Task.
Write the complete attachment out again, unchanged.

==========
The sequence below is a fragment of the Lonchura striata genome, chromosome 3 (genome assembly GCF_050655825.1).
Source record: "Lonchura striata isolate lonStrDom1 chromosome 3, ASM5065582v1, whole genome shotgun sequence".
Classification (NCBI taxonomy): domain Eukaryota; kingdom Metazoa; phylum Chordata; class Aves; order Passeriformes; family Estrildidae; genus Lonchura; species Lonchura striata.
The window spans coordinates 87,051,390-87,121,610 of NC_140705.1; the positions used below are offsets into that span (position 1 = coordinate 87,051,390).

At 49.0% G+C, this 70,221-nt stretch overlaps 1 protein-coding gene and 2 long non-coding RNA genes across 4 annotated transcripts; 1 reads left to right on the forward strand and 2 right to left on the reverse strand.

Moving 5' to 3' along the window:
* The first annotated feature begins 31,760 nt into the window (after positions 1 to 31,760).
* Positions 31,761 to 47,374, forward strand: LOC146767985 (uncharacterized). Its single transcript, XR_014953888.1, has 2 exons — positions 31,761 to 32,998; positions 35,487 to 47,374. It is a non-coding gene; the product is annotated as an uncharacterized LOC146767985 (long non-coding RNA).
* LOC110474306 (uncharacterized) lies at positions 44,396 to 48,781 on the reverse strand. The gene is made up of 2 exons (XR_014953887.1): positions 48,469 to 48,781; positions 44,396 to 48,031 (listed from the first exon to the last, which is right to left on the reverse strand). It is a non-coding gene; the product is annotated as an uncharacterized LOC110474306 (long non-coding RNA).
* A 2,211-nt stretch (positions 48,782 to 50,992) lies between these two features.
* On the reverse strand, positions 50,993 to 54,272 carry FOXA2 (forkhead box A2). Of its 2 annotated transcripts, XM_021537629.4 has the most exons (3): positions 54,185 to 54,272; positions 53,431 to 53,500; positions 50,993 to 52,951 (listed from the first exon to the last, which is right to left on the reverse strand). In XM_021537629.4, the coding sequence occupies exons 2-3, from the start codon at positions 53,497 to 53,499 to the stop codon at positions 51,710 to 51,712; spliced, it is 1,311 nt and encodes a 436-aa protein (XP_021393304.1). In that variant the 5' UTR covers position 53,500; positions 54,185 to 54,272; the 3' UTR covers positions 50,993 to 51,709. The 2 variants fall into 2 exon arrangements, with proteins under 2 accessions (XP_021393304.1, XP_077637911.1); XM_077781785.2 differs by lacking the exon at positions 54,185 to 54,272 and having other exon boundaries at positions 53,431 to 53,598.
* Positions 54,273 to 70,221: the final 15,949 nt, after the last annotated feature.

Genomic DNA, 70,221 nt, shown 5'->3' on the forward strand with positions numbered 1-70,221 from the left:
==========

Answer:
The sequence below is a fragment of the Lonchura striata genome, chromosome 3 (genome assembly GCF_050655825.1).
Source record: "Lonchura striata isolate lonStrDom1 chromosome 3, ASM5065582v1, whole genome shotgun sequence".
Classification (NCBI taxonomy): domain Eukaryota; kingdom Metazoa; phylum Chordata; class Aves; order Passeriformes; family Estrildidae; genus Lonchura; species Lonchura striata.
The window spans coordinates 87,051,390-87,121,610 of NC_140705.1; the positions used below are offsets into that span (position 1 = coordinate 87,051,390).

At 49.0% G+C, this 70,221-nt stretch overlaps 1 protein-coding gene and 2 long non-coding RNA genes across 4 annotated transcripts; 1 reads left to right on the forward strand and 2 right to left on the reverse strand.

Moving 5' to 3' along the window:
* The first annotated feature begins 31,760 nt into the window (after positions 1 to 31,760).
* Positions 31,761 to 47,374, forward strand: LOC146767985 (uncharacterized). Its single transcript, XR_014953888.1, has 2 exons — positions 31,761 to 32,998; positions 35,487 to 47,374. It is a non-coding gene; the product is annotated as an uncharacterized LOC146767985 (long non-coding RNA).
* LOC110474306 (uncharacterized) lies at positions 44,396 to 48,781 on the reverse strand. The gene is made up of 2 exons (XR_014953887.1): positions 48,469 to 48,781; positions 44,396 to 48,031 (listed from the first exon to the last, which is right to left on the reverse strand). It is a non-coding gene; the product is annotated as an uncharacterized LOC110474306 (long non-coding RNA).
* A 2,211-nt stretch (positions 48,782 to 50,992) lies between these two features.
* On the reverse strand, positions 50,993 to 54,272 carry FOXA2 (forkhead box A2). Of its 2 annotated transcripts, XM_021537629.4 has the most exons (3): positions 54,185 to 54,272; positions 53,431 to 53,500; positions 50,993 to 52,951 (listed from the first exon to the last, which is right to left on the reverse strand). In XM_021537629.4, the coding sequence occupies exons 2-3, from the start codon at positions 53,497 to 53,499 to the stop codon at positions 51,710 to 51,712; spliced, it is 1,311 nt and encodes a 436-aa protein (XP_021393304.1). In that variant the 5' UTR covers position 53,500; positions 54,185 to 54,272; the 3' UTR covers positions 50,993 to 51,709. The 2 variants fall into 2 exon arrangements, with proteins under 2 accessions (XP_021393304.1, XP_077637911.1); XM_077781785.2 differs by lacking the exon at positions 54,185 to 54,272 and having other exon boundaries at positions 53,431 to 53,598.
* Positions 54,273 to 70,221: the final 15,949 nt, after the last annotated feature.

Genomic DNA, 70,221 nt, shown 5'->3' on the forward strand with positions numbered 1-70,221 from the left: